“What we have to do is become a dominant defense,” Strong said during the spring. “We’ve made a bunch of big plays when we’ve needed to, but I want to see us become dominant.”
Strong’s boss, Florida coach Urban Meyer, would call what he witnessed Saturday night dominant.
“Defensively, it was one of the best efforts I’ve ever seen at containing athletes,” said Meyer, whose Gators have still only given up two touchdowns in five games.
Of course, at halftime Saturday, you would have thought they’d given up two touchdowns in the second quarter with the way Strong was unloading on his guys.
“He had some words for us, but I can’t repeat what he said,” Florida sophomore safety Will Hill said.
Strong was peeved that his defense allowed LSU to drive 77 yards for a field goal in the second quarter and tie the game at 3-3.
From there, the Tigers managed just 58 yards.
“We weren’t going to do anything to put our defense in a bad situation,” said Tebow, who admitted he picked his spots on when to lower his head after suffering a concussion two weeks ago. “This wasn’t a game where we were going to spread it out. We were going to try and be more physical, control the ball, take care of the ball ... and trust in our defense.”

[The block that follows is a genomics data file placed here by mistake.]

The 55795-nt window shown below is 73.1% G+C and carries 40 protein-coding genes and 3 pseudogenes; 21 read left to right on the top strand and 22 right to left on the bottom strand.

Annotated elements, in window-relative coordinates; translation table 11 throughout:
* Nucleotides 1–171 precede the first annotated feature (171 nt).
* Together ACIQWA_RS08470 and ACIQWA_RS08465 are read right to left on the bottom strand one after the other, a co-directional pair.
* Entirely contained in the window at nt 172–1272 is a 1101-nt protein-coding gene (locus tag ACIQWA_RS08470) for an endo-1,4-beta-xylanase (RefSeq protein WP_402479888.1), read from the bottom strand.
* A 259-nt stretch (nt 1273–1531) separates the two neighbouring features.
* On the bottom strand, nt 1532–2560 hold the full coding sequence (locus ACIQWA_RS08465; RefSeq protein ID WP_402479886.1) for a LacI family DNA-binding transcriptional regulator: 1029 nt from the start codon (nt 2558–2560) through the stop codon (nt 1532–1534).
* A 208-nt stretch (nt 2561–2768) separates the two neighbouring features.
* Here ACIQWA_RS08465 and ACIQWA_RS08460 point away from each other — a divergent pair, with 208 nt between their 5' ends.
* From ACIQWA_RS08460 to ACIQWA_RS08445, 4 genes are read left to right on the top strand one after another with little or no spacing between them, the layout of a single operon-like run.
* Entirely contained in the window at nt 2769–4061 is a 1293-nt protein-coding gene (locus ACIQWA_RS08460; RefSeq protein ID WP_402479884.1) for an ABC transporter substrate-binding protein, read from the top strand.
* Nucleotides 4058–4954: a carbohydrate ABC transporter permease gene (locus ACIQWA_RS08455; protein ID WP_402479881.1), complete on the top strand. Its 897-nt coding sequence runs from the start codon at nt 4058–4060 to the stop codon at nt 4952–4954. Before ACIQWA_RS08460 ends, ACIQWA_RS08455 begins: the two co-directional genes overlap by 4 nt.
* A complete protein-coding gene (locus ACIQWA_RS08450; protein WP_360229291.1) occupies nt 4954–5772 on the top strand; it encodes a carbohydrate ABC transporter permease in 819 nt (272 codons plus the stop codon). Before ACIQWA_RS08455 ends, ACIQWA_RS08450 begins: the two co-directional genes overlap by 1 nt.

With a defense like Florida's, why not trust it?
The Tigers probably thought there were 12 men on the field most of the night. They managed just 162 total yards against the Gators and were 1-of-9 on third down.
“We have that mentality of the Baltimore Ravens in that 2000 season,” Florida senior linebacker Ryan Stamper said. “If we get three points, we feel like we should win the game. All the offense has to do is get three points, and we’re going to win.”
The Tigers’ only scoring drive was aided by a couple of personal foul penalties and the only time an LSU receiver got loose all night against a Florida secondary that has few, if any, peers nationally. Brandon LaFell hauled in a 26-yard pass.
“If it wasn’t for that, I don’t think they would have scored at all,” Stamper said.
In fact, that was the plan. And not that Hill was unconcerned about his teammate, but he didn’t spend much time during the week wondering about Tebow’s status.
“We knew he was going to suit up, but we didn’t know if he was going to play or not,” Hill said. “We didn’t really care, because we had to play defense.
"The defense knew what we had to do to come out and win this game.”